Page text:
Exactly How To Talk To Your Peeps Back Home
A lot of feels can spring up when you leave campus and go home for winter break. Some happy, some ... jumbled. You are, dare we say it, becoming a full-on grown up! And that can lead to some complex situations when you’re hanging out with your fam and old crew. Although you’re spending time with the people you love, for many, such togetherness is not without its stressors. Here are some tips on how to deal with all of this during winter break.
Going to college is a huge transition, but coming home to your support system after doing your own thing on campus for a while can be hard to navigate. Your perspectives may have changed as you’re evolving into the person you want to become and developing your own identity. This can be hard to express to your peeps back home who might see you in a particular way.
According to Janie Egan, CPH ‘15, ‘17, program coordinator in the Wellness Resource Center, you’re an “emerging adult,” which is “marked by the feeling of being in between adolescence and adulthood.” This period typically occurs between the ages of 18 to 29, and comes with some major responsibilities like paying bills, living alone and, most importantly, facing some potentially difficult interactions with your family and friends.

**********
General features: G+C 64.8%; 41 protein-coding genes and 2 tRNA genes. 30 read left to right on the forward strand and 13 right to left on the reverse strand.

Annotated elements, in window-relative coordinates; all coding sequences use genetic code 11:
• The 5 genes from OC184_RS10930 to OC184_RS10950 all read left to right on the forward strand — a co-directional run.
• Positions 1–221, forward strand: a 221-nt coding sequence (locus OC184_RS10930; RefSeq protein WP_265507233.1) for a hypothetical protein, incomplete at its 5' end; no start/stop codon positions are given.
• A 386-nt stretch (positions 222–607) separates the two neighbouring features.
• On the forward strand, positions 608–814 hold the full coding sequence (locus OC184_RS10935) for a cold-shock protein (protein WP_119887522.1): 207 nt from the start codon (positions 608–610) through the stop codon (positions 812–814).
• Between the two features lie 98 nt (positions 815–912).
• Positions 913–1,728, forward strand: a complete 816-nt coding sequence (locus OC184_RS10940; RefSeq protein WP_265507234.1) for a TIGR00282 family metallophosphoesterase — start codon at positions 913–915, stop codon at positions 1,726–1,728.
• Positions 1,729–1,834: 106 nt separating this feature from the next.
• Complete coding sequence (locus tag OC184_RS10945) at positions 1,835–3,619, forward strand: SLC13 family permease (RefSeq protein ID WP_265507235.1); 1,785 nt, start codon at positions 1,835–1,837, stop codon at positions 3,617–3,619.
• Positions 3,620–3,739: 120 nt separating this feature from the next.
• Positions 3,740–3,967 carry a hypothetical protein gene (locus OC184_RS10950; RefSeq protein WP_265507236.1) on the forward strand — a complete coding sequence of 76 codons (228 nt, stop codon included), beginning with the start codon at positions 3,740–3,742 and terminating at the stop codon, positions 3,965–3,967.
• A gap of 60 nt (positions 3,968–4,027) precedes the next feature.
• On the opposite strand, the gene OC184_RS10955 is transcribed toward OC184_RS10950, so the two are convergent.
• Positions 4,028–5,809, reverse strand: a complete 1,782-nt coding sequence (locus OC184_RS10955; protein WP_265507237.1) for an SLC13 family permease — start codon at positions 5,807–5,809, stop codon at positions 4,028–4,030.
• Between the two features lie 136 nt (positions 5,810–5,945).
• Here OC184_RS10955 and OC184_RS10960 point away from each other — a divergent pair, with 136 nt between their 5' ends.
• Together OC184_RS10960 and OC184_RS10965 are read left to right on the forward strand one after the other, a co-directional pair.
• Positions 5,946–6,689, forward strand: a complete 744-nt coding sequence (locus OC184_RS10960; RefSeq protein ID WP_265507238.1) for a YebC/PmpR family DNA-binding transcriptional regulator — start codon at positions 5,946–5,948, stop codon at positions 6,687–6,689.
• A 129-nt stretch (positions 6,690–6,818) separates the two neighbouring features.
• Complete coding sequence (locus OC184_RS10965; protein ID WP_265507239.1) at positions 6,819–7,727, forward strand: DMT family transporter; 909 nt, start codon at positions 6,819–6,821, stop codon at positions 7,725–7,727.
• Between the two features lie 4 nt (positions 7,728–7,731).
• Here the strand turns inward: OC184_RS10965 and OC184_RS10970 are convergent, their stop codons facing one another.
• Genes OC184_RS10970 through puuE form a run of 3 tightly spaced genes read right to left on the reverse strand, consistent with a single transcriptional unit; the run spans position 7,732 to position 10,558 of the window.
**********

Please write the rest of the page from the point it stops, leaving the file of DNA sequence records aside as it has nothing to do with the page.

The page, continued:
So how do you interact with people at home after you’ve been away at college, and how do you do it in a way that affirms your identity and expresses who you are without getting into confrontations?
Nutshell spoke with experts at The Wellness Resource Center to provide you with tips for handling it all.
Understand that everyone is constantly growing and changing.
“The first thing to know is that we’re all on a personal journey,” said Brittany Robinson, CPH ‘18, program coordinator for the Wellness Resource Center. “You might feel like you’ve learned so much while you’re away at college and then you come home and everything feels the same. It might feel like a regression, but it’s not. It’s important to understand that everyone in your life—the people back home, the new friends you made at college—is on their own journey and it’s important to accept where other people are or meet them in the middle.”
Hearing “you’ve changed” or “you’re acting differently” shouldn’t be hurtful.
Know that comments about how you’ve changed may not be intended to hurt or have negative connotations. “They could be observations or windows into deeper, meaningful conversations,” Robinson said. Those words could be a way of expressing concern or seeking to understand, and could start a dialogue about your experiences and growth.
Practice mindfulness, rely on your outside support network and find ways to cope to help you adjust to being back home.
Stress, anxiety and apprehension may result from dealing with complex situations. “You may want to practice mindfulness,” Egan said. “By being mindful, it allows you to be in the present with yourself versus in the past or the future. It can help identify emotions and have the ability to cope more effectively with both short-term and long-term stressful situations.”